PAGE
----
The material that follows in this report illustrates how voters of various political and ideological stripes are utilizing their cell phones during the 2012 election campaign. Unless otherwise noted, all findings are based on registered voters.
General mobile phone ownership and usage
There are few differences in overall cell phone ownership and usage related to political affiliation or ideology. Democratic, Republican, and Independent voters are all equally likely to own a cell phone, to own a smartphone, to use text messaging, and to use or download apps. However, liberal voters are more likely than conservatives to own a smartphone or to use text messaging (although liberals and conservatives are equally likely to own a cell phone of any kind).
Using cell phones to keep up with election or campaign news
Some 27% of registered voters who own a cell phone have used their phone during this election campaign to keep up with news or information related to the election or politics. There are no significant differences on this question related to party affiliation, although registered voters who identify as politically liberal are a bit more likely than conservatives to use their phone for this purpose.
In terms of demographic differences, cell owners ages 18–49 are more likely to use their phone to get campaign news than those ages 50 or older, and those who have attended college are more likely to do so than those with lower levels of education.
Cell phones and political text messages
Among registered voters who use text messaging, 19% have sent text messages related to the campaign to friends, family members, or other people that they know and 5% have signed up to receive text messages directly from a candidate or other group involved in the election. Text messaging users of all political stripes are equally likely to take part in these activities.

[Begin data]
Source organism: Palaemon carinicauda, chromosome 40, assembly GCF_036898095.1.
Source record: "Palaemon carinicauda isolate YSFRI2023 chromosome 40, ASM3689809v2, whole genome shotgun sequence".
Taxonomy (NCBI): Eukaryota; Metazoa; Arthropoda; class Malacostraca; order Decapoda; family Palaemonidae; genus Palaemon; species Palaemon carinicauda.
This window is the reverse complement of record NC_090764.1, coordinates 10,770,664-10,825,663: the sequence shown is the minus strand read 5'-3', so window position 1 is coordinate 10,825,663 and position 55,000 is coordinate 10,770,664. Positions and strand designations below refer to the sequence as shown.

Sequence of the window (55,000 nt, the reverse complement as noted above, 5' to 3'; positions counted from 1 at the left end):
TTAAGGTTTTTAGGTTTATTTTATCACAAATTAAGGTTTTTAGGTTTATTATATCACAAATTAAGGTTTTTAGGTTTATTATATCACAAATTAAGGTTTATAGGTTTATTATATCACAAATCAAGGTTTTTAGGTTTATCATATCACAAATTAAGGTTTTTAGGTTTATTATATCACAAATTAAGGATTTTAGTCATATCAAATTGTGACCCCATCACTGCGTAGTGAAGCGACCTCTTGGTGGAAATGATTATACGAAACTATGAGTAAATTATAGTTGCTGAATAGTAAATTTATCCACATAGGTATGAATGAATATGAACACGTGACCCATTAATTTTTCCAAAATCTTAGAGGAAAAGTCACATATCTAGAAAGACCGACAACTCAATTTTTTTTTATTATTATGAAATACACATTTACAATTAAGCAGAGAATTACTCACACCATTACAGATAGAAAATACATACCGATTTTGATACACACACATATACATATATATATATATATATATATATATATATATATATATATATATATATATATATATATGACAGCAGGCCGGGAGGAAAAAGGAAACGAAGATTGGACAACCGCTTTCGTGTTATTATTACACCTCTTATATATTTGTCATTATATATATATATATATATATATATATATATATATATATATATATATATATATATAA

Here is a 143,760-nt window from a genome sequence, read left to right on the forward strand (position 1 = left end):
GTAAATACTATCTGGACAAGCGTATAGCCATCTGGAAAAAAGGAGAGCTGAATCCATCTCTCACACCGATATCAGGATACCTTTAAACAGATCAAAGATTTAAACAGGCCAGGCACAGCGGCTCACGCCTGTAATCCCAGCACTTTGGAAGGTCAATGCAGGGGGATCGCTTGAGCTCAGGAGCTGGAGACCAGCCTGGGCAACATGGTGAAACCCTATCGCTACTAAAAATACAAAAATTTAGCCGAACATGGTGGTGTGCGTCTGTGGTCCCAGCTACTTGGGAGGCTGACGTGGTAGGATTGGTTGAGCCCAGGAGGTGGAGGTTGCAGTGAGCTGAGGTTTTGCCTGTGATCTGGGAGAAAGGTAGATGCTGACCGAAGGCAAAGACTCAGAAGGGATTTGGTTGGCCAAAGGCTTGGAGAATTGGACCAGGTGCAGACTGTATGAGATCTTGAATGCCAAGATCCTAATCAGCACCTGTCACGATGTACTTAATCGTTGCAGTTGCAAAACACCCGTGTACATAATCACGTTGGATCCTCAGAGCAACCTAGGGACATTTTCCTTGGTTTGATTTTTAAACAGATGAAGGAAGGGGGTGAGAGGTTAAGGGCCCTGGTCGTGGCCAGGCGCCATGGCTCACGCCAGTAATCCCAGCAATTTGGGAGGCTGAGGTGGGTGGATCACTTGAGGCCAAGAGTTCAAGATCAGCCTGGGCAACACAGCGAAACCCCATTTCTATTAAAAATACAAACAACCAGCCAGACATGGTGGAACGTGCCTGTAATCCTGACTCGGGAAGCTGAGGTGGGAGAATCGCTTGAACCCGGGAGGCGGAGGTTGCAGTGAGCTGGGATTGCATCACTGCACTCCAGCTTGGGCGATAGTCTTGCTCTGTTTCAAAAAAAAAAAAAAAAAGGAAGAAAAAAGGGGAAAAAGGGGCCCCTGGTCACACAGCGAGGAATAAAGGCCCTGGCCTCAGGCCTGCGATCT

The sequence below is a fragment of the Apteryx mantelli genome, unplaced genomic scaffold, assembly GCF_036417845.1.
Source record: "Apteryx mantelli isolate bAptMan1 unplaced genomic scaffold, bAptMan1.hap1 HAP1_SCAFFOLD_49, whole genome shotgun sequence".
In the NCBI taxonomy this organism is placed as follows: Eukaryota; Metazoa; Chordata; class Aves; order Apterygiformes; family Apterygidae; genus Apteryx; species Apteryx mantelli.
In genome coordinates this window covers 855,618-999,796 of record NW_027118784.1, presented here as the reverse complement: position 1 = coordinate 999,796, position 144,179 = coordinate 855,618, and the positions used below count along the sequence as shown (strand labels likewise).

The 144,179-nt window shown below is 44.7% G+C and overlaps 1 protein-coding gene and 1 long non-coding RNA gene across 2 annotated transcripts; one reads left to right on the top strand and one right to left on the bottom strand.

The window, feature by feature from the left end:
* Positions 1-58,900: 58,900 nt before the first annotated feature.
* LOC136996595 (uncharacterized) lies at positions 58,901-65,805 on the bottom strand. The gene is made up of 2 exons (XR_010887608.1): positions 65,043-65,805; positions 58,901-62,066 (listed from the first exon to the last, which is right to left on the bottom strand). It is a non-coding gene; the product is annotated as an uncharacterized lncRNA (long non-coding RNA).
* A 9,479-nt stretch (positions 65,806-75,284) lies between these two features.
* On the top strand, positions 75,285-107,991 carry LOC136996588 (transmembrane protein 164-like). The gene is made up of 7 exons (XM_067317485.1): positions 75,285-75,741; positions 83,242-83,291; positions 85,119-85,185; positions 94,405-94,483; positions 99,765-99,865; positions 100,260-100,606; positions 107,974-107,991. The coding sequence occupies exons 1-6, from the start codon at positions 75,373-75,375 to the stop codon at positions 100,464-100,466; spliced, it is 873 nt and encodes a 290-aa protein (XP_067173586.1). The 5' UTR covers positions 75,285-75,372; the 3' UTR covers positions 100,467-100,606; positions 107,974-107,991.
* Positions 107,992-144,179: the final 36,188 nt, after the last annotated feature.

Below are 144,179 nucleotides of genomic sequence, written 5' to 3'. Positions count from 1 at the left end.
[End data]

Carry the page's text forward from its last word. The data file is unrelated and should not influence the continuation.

In addition, some 5% of these text messaging users say that during this campaign they have received unwanted election-related text messages that they did not sign up to receive. For the most part, these unwanted messages are a relatively infrequent occurrence—1% of these voters say that they receive these messages “every few days,” and 1% receive them “once a week,” while 3% receive them less frequently than that.
Focus on smartphones and political apps
In addition to asking about mobile news consumption and political texting, we also asked a series of questions among smartphone owners and apps users to see how smartphones and apps fit into their political behaviors. Among registered voters:
- 45% of smartphone owners have used their phone to read other people’s comments on a social networking site about a candidate or the campaign in general
- 35% of smartphone owners have used their phone during this election campaign to look up whether something they just heard about a candidate or the campaign in general was true
- 18% of smartphone owners have posted their own comments on a social networking site about a candidate or the campaign in general
- 8% of apps users have used apps from a candidate, political party, or interest group to get information or updates about the campaign
The relatively small number of Republican and liberal smartphone owners in our survey means we are unable to perform a detailed analysis of these groups—although outside of those two groups there are no major differences between smartphone owners pertaining to party identification or political ideology. However, there are some key differences on this issue relating to age. Compared with those over the age of 50, smartphone owners ages 18–49 are significantly more likely to use their smartphone to read other people’s political comments on a social networking site (52% vs. 30%), to post their own comments on a social networking site (22% vs. 12%) and to use their phone to look up further information about political statements they have heard (43% vs. 19%).